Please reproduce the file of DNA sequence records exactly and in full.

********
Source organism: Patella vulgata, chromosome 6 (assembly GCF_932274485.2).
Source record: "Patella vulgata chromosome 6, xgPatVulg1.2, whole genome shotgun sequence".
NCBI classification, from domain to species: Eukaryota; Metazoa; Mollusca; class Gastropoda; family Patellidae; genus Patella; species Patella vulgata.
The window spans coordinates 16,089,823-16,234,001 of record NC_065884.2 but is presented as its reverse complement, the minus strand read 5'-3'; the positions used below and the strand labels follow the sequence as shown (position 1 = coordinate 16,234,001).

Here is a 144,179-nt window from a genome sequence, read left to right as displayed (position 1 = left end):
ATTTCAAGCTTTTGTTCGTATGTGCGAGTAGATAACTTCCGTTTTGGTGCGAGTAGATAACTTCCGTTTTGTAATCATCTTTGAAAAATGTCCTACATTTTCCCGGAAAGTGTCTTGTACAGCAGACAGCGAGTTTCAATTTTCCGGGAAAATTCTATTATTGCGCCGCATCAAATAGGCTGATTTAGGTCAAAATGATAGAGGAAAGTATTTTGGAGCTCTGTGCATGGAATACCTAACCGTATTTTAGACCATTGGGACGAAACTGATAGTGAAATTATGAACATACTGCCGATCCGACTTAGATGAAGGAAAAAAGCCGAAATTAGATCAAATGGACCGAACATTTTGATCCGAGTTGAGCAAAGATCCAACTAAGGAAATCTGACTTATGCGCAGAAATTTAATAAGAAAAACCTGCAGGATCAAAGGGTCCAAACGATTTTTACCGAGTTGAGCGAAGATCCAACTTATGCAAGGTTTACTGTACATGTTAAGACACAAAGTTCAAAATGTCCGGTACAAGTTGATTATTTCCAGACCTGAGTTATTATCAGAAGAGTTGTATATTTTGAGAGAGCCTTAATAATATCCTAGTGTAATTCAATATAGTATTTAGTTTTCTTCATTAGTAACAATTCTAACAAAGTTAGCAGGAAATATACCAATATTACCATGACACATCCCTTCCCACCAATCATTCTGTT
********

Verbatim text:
Source organism: Patella vulgata, chromosome 6 (assembly GCF_932274485.2).
Source record: "Patella vulgata chromosome 6, xgPatVulg1.2, whole genome shotgun sequence".
NCBI classification, from domain to species: Eukaryota; Metazoa; Mollusca; class Gastropoda; family Patellidae; genus Patella; species Patella vulgata.
The window spans coordinates 16,089,823-16,234,001 of record NC_065884.2 but is presented as its reverse complement, the minus strand read 5'-3'; the positions used below and the strand labels follow the sequence as shown (position 1 = coordinate 16,234,001).

Here is a 144,179-nt window from a genome sequence, read left to right as displayed (position 1 = left end):
ATTTCAAGCTTTTGTTCGTATGTGCGAGTAGATAACTTCCGTTTTGGTGCGAGTAGATAACTTCCGTTTTGTAATCATCTTTGAAAAATGTCCTACATTTTCCCGGAAAGTGTCTTGTACAGCAGACAGCGAGTTTCAATTTTCCGGGAAAATTCTATTATTGCGCCGCATCAAATAGGCTGATTTAGGTCAAAATGATAGAGGAAAGTATTTTGGAGCTCTGTGCATGGAATACCTAACCGTATTTTAGACCATTGGGACGAAACTGATAGTGAAATTATGAACATACTGCCGATCCGACTTAGATGAAGGAAAAAAGCCGAAATTAGATCAAATGGACCGAACATTTTGATCCGAGTTGAGCAAAGATCCAACTAAGGAAATCTGACTTATGCGCAGAAATTTAATAAGAAAAACCTGCAGGATCAAAGGGTCCAAACGATTTTTACCGAGTTGAGCGAAGATCCAACTTATGCAAGGTTTACTGTACATGTTAAGACACAAAGTTCAAAATGTCCGGTACAAGTTGATTATTTCCAGACCTGAGTTATTATCAGAAGAGTTGTATATTTTGAGAGAGCCTTAATAATATCCTAGTGTAATTCAATATAGTATTTAGTTTTCTTCATTAGTAACAATTCTAACAAAGTTAGCAGGAAATATACCAATATTACCATGACACATCCCTTCCCACCAATCATTCTGTT